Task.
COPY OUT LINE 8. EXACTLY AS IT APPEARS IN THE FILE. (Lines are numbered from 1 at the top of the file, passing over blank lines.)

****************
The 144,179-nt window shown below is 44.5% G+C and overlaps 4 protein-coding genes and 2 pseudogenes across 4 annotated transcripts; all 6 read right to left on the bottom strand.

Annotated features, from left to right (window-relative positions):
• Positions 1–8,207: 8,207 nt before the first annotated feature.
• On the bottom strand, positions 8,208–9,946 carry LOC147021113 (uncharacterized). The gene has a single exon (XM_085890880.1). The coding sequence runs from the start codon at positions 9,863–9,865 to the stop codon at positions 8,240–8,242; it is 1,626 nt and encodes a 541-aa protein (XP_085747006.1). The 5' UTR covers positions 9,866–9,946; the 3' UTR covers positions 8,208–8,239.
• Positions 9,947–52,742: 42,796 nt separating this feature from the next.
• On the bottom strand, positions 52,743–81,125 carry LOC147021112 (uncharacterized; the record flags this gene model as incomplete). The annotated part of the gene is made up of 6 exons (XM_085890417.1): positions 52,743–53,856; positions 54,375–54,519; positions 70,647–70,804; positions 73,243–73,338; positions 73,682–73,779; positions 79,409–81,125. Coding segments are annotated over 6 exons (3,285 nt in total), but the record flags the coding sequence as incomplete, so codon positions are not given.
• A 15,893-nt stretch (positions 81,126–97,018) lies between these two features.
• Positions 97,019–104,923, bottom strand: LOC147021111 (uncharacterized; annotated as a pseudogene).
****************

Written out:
• Positions 97,019–104,923, bottom strand: LOC147021111 (uncharacterized; annotated as a pseudogene).